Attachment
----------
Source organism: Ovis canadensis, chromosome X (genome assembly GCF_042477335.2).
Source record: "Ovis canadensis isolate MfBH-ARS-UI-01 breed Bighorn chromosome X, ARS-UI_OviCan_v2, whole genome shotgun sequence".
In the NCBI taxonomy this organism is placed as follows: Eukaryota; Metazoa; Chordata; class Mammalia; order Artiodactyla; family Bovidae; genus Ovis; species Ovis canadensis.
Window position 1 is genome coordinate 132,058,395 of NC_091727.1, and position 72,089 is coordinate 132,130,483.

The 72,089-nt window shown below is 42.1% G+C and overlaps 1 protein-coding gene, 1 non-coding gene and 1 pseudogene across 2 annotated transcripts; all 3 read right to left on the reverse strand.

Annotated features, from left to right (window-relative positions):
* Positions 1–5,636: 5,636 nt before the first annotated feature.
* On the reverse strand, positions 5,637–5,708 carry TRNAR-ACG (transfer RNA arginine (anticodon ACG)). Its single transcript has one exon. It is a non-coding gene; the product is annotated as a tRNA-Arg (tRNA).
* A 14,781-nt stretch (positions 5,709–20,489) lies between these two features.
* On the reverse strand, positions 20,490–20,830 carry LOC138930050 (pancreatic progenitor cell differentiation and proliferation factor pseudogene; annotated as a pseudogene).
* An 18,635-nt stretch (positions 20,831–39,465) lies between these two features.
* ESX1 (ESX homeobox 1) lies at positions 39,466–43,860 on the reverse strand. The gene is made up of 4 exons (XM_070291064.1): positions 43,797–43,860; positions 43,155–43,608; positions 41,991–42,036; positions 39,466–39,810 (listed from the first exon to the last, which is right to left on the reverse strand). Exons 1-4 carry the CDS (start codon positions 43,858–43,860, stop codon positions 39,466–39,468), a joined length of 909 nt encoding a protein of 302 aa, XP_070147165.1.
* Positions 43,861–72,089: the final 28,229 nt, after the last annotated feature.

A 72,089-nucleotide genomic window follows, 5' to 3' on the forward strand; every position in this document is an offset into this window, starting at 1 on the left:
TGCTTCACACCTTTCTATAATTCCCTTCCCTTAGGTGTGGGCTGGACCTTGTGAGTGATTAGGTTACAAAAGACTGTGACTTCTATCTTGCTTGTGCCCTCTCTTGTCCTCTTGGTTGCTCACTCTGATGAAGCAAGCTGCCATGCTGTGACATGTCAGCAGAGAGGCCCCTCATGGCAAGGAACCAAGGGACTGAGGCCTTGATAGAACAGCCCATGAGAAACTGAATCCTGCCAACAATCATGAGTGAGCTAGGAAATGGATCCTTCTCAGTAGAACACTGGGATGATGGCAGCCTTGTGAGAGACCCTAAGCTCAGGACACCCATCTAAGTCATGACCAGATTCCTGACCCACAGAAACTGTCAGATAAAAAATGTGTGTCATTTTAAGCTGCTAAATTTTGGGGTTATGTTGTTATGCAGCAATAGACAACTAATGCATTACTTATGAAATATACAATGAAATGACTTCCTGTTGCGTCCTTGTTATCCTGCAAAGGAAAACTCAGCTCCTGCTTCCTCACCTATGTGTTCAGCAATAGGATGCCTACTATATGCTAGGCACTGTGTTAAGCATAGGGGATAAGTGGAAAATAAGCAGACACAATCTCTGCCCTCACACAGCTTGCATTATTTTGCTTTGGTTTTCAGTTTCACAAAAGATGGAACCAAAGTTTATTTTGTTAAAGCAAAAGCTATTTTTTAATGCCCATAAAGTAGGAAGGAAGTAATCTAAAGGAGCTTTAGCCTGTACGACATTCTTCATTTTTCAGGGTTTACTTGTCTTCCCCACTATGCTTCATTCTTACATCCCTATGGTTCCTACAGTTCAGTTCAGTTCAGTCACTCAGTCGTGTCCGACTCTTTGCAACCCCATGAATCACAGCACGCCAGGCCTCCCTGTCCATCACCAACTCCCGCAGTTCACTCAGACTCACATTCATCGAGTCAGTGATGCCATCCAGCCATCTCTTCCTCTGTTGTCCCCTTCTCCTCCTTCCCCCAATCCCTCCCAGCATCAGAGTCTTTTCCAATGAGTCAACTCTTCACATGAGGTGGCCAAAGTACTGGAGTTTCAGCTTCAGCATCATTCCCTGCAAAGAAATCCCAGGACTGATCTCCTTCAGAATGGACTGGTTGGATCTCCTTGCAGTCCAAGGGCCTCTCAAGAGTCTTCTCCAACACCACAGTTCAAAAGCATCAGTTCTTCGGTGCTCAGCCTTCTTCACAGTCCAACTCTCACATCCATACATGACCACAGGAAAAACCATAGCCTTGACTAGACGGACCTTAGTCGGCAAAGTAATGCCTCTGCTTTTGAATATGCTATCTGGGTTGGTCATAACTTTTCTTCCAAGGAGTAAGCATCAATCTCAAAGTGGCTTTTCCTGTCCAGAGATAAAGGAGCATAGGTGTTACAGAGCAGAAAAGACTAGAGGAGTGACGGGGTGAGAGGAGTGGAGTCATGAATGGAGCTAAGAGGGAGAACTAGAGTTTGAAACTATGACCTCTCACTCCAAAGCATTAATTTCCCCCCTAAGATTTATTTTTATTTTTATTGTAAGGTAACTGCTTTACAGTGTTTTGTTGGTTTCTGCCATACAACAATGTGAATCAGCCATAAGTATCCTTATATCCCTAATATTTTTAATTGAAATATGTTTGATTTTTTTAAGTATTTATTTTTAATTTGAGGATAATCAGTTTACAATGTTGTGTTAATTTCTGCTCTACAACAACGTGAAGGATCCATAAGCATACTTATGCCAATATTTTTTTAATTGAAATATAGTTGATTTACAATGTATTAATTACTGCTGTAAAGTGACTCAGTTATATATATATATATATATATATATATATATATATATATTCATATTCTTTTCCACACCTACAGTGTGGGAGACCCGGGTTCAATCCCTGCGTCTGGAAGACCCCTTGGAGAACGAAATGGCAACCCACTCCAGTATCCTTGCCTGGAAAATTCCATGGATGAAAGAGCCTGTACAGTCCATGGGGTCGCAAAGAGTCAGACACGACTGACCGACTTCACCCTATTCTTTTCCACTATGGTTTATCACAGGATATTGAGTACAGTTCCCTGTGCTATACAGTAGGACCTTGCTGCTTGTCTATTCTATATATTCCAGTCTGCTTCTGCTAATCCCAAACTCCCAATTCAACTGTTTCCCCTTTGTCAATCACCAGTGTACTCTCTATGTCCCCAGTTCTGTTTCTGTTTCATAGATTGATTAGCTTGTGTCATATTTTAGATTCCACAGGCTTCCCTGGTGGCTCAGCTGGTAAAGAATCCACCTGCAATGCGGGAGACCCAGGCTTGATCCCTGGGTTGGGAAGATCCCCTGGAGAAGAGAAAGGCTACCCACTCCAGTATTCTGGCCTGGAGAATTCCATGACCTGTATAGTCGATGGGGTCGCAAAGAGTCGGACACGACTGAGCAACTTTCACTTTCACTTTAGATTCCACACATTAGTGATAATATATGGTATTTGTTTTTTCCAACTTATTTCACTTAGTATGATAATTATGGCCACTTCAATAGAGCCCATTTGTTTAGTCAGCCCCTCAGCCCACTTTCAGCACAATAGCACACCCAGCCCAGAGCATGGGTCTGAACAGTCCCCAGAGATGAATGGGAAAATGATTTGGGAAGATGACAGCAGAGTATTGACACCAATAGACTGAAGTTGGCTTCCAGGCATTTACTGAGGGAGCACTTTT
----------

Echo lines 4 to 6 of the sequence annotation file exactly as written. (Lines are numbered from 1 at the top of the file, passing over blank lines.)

Window position 1 is genome coordinate 132,058,395 of NC_091727.1, and position 72,089 is coordinate 132,130,483.

The 72,089-nt window shown below is 42.1% G+C and overlaps 1 protein-coding gene, 1 non-coding gene and 1 pseudogene across 2 annotated transcripts; all 3 read right to left on the reverse strand.

Annotated features, from left to right (window-relative positions):